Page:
A customer response auto salespeople hear a lot is, “I want to think about it.” Variations are, “I want to sleep on it” and “We are not buying today.” These are among the toughest selling objections to overcome.
I once worked with a guy who asked customers why they wanted to think about it. The salesman would get upset at them for what he perceived as wasting his time, saying, “When you are done thinking about it and ready to buy a car, give me a call.”
He also would tell them to shop around and get a price, and he’d beat it. I’m pretty sure that he didn’t get many callbacks.
Asking customers why they want to think about purchasing a car is like asking house hunters why they don’t want to buy a house right away, or why someone isn’t taking a family holiday, or why a person can’t manage to save more money every month.
The reason you should not directly inquire is because it’s actually none of your business. But by asking a few simple questions, you’ll be able to determine the real reason.
When addressing this mother of objections, the first thing you should consider is whether you have done everything for the customer up to that point.
Did you introduce yourself properly? Did you ask all of the contact questions? Did you do a proper vehicle presentation? Do a full demonstration drive? Sell the dealership? Help select the correct vehicle based on customer needs? Did you ask for the sale?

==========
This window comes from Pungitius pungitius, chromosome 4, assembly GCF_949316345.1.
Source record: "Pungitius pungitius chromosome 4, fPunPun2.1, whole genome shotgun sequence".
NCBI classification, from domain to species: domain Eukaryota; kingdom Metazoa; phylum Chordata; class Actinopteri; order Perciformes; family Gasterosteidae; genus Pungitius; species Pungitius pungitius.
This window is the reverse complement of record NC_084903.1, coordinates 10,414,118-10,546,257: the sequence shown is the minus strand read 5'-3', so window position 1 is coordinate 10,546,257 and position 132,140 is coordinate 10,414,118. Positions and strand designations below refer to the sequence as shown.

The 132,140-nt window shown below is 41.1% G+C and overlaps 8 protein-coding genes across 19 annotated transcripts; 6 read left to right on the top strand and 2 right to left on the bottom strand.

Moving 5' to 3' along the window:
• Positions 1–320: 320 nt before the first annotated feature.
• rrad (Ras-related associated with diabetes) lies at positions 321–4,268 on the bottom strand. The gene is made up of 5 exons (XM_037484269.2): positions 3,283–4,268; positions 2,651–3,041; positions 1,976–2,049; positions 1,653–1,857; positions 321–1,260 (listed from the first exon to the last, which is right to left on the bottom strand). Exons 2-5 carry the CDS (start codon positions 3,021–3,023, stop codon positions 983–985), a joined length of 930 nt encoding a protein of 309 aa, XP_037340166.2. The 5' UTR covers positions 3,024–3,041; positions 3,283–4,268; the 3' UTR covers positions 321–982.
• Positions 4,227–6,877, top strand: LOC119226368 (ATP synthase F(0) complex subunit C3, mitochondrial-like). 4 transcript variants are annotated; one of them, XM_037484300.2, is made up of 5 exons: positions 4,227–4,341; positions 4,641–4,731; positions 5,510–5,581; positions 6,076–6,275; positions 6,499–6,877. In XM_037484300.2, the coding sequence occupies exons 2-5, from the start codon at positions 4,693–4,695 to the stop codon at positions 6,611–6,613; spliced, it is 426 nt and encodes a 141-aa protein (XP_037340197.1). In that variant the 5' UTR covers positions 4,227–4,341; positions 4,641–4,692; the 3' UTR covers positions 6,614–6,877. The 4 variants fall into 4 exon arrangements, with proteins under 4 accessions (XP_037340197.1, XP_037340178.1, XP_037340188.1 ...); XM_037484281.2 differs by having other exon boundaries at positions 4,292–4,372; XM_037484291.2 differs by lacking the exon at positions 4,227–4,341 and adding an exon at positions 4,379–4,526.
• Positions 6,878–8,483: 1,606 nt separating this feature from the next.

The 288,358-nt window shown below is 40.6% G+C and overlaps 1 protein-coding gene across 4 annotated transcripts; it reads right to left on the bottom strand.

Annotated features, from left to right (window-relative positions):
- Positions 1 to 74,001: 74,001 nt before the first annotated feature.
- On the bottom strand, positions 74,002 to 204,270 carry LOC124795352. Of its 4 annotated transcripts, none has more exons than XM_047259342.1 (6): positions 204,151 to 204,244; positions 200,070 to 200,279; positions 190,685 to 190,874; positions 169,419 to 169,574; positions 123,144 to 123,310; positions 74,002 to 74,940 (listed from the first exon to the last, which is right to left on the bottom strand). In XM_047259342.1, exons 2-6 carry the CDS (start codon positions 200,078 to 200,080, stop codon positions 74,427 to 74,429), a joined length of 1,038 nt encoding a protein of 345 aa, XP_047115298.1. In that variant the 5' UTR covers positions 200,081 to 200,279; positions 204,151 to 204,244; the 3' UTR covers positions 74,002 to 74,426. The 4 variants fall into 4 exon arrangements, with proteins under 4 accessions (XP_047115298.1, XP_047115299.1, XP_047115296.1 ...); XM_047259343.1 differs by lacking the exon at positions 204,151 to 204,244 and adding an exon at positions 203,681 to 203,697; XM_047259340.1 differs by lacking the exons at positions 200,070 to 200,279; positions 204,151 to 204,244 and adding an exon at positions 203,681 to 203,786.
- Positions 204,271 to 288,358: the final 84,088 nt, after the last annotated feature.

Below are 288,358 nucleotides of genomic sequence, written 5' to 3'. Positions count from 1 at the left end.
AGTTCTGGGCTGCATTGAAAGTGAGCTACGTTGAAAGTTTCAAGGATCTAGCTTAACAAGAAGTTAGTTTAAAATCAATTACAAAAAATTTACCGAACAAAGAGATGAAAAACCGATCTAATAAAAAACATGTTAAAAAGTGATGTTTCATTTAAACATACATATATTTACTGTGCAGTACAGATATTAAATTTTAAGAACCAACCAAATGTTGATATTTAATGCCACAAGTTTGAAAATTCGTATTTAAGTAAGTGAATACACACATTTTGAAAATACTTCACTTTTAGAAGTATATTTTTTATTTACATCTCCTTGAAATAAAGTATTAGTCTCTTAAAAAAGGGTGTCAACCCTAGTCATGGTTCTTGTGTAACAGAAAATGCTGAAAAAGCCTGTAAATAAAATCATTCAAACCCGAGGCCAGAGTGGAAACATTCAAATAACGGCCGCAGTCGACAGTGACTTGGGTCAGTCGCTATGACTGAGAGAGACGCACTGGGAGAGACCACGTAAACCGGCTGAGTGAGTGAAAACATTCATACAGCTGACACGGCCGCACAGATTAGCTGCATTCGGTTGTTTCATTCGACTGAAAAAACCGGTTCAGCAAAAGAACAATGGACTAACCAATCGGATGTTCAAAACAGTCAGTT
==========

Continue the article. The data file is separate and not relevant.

If you have done everything to the best of your abilities, then you have done your job. This does not mean you can give up now that a customer is hedging. Without asking why, you have to dig a little deeper into the real reason they want to exit the dealership.
These objections are especially difficult for new sales staffers to deal with. But the following word track might help when the customer declares, “I want to think about it.”
Say: “Mr. Customer, I want to make sure I have given you all the information you need to make your decision. But is there a problem with the color of the vehicle?” (pause)
“Is it (refer to any of the options on the vehicle)?" (pause)
“Is it the dealership or our location for servicing of your vehicle? (pause) Is there something about the vehicle I have not answered for you yet?" (pause)
“Could it be the price of the vehicle or the payments or your trade-in value?”
If it is one of these, and it most likely is, tell the customer, “So, if we can agree on the price, payments or difference figure, you would like to get the new vehicle as soon as possible, right?”
If the answer is, “Yes,” you have overcome the objection. Continue with your worksheet, negotiations and closing the sale.
If it is, “No,” and you can go no further, discuss the situation with your sales manager. Tell the customer, “Please just give me one minute, I’ll be right back.” Do not say where you are going; just go, and ask them to wait a bit.
At this point, your sales manager will close the sale or set an appointment for another time and day to meet again. Don’t let the customer leave until you have discussed the situation with your sales manager.
They are there to help you sell vehicles and make a living. Always use your managers. It’s not a one-man show.
Of course, you are not going to be able to sell a vehicle to everyone, but if you are consistent in your techniques and employ a thought-out process, your closing percentage will be well above the industry average.
If you can get more than half of them to stay and negotiate some numbers, you have handled the objection about the best anyone can. Don’t forget why people come to your dealership. They want what you have to sell.
Darin George is the founder of the Automotive Sales College. He can be reached at [email protected]